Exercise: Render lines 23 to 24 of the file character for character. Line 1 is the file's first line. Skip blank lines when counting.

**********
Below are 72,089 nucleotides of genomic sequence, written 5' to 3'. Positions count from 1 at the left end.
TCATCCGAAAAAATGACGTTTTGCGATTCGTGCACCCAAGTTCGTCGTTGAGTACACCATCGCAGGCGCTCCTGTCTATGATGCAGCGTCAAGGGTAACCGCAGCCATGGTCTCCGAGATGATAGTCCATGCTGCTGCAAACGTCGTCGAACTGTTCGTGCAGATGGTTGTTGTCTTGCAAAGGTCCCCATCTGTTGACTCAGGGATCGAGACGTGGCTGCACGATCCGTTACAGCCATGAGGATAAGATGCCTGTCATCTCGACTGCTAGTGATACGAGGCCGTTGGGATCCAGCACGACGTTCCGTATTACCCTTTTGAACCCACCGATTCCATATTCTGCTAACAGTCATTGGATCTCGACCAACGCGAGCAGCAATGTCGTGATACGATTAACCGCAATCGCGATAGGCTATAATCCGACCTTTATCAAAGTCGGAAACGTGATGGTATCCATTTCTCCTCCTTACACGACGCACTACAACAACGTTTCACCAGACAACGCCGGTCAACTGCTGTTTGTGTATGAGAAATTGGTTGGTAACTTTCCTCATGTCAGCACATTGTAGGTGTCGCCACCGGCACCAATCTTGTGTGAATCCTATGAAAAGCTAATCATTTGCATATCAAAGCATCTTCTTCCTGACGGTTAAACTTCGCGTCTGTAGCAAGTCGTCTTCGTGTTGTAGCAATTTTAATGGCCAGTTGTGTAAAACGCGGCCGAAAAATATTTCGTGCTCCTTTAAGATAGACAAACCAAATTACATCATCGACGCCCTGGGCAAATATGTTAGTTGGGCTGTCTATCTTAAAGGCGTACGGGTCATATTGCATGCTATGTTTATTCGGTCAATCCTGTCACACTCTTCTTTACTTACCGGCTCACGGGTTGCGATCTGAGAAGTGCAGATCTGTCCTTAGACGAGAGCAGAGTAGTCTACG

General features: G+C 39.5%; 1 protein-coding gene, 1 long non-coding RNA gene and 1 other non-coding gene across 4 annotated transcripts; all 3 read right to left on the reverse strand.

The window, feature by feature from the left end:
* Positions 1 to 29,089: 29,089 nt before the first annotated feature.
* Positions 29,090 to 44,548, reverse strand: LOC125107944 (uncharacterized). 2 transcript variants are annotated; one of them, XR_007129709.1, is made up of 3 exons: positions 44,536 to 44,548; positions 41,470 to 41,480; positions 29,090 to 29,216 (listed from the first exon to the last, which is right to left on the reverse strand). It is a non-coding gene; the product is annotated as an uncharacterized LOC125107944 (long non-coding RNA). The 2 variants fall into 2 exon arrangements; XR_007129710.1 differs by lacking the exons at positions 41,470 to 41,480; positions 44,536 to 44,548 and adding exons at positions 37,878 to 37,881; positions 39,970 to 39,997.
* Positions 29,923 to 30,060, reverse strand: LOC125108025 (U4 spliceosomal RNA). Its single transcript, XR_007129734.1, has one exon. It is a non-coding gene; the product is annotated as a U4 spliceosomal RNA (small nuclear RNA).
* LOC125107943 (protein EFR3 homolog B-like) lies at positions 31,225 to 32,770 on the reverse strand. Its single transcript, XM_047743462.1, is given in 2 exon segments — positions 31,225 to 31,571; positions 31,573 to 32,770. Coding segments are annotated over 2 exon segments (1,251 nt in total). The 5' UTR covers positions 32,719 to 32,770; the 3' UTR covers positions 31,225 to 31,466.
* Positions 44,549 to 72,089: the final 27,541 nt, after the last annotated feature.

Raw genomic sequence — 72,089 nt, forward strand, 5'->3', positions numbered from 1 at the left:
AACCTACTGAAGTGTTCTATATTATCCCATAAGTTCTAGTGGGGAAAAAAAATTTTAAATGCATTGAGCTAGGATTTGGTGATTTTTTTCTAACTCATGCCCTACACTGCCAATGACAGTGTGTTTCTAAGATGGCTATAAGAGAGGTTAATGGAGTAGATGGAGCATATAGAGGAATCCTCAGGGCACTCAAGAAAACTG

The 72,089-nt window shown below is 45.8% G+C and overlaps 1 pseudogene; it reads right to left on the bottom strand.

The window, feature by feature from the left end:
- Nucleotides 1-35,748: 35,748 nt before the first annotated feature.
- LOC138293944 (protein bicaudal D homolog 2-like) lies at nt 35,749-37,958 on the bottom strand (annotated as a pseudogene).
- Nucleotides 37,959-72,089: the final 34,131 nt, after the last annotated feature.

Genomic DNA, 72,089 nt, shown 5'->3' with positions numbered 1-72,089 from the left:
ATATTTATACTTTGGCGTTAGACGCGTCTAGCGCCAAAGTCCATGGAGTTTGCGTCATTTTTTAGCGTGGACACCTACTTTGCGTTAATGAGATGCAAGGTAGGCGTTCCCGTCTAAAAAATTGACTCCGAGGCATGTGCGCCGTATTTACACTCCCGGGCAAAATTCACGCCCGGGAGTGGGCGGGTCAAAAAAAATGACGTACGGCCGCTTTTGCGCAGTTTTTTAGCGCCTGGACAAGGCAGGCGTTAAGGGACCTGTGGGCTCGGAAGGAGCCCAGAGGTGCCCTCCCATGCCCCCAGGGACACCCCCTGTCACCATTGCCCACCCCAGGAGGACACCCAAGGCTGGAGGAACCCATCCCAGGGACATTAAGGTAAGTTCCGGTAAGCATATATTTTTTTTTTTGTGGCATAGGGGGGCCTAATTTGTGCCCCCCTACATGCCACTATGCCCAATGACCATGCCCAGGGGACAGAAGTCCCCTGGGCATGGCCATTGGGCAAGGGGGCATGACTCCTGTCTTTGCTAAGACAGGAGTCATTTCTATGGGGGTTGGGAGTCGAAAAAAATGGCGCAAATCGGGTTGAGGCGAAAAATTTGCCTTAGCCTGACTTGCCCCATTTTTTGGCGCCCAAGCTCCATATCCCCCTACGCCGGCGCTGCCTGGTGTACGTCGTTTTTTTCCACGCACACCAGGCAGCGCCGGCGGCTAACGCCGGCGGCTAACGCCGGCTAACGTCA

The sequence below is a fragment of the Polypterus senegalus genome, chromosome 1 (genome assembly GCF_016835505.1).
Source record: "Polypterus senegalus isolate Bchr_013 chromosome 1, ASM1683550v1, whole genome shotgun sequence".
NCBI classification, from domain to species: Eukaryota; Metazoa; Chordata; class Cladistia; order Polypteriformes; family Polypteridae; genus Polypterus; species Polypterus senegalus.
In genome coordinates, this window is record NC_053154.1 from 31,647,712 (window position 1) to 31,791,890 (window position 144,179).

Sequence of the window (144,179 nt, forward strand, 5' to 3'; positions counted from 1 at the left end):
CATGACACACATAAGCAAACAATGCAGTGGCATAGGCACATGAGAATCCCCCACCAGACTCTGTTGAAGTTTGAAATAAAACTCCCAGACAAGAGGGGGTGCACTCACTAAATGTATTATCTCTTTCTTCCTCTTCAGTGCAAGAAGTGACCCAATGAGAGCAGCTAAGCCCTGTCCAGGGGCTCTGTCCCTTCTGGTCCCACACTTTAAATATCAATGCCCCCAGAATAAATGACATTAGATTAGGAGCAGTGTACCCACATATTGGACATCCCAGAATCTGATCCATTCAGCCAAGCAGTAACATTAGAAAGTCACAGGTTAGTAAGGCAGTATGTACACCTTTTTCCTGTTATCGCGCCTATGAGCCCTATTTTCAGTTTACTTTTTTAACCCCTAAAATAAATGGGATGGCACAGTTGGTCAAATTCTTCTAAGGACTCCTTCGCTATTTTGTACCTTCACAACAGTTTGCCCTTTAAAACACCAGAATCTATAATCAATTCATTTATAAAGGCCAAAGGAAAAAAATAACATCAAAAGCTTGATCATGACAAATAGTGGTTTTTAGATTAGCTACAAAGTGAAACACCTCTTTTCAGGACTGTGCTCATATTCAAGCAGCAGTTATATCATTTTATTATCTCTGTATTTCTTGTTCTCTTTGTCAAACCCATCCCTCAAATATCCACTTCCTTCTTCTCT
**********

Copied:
Sequence of the window (144,179 nt, forward strand, 5' to 3'; positions counted from 1 at the left end):
CATGACACACATAAGCAAACAATGCAGTGGCATAGGCACATGAGAATCCCCCACCAGACTCTGTTGAAGTTTGAAATAAAACTCCCAGACAAGAGGGGGTGCACTCACTAAATGTATTATCTCTTTCTTCCTCTTCAGTGCAAGAAGTGACCCAATGAGAGCAGCTAAGCCCTGTCCAGGGGCTCTGTCCCTTCTGGTCCCACACTTTAAATATCAATGCCCCCAGAATAAATGACATTAGATTAGGAGCAGTGTACCCACATATTGGACATCCCAGAATCTGATCCATTCAGCCAAGCAGTAACATTAGAAAGTCACAGGTTAGTAAGGCAGTATGTACACCTTTTTCCTGTTATCGCGCCTATGAGCCCTATTTTCAGTTTACTTTTTTAACCCCTAAAATAAATGGGATGGCACAGTTGGTCAAATTCTTCTAAGGACTCCTTCGCTATTTTGTACCTTCACAACAGTTTGCCCTTTAAAACACCAGAATCTATAATCAATTCATTTATAAAGGCCAAAGGAAAAAAATAACATCAAAAGCTTGATCATGACAAATAGTGGTTTTTAGATTAGCTACAAAGTGAAACACCTCTTTTCAGGACTGTGCTCATATTCAAGCAGCAGTTATATCATTTTATTATCTCTGTATTTCTTGTTCTCTTTGTCAAACCCATCCCTCAAATATCCACTTCCTTCTTCTCT